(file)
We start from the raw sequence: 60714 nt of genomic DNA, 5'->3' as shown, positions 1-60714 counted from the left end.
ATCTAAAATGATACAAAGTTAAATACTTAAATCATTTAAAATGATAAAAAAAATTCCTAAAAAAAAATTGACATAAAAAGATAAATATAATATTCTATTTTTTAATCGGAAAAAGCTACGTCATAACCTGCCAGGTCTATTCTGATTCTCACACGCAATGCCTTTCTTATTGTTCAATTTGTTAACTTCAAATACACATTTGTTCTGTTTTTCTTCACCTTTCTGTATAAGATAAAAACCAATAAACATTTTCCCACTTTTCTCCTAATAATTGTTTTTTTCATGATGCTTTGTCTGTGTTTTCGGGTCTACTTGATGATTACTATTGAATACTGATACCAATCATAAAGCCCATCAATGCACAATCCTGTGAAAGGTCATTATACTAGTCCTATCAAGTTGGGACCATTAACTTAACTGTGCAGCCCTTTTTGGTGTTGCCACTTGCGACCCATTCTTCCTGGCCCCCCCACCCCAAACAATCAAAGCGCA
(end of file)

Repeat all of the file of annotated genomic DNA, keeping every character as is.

We start from the raw sequence: 60714 nt of genomic DNA, 5'->3' as shown, positions 1-60714 counted from the left end.
ATCTAAAATGATACAAAGTTAAATACTTAAATCATTTAAAATGATAAAAAAAATTCCTAAAAAAAAATTGACATAAAAAGATAAATATAATATTCTATTTTTTAATCGGAAAAAGCTACGTCATAACCTGCCAGGTCTATTCTGATTCTCACACGCAATGCCTTTCTTATTGTTCAATTTGTTAACTTCAAATACACATTTGTTCTGTTTTTCTTCACCTTTCTGTATAAGATAAAAACCAATAAACATTTTCCCACTTTTCTCCTAATAATTGTTTTTTTCATGATGCTTTGTCTGTGTTTTCGGGTCTACTTGATGATTACTATTGAATACTGATACCAATCATAAAGCCCATCAATGCACAATCCTGTGAAAGGTCATTATACTAGTCCTATCAAGTTGGGACCATTAACTTAACTGTGCAGCCCTTTTTGGTGTTGCCACTTGCGACCCATTCTTCCTGGCCCCCCCACCCCAAACAATCAAAGCGCA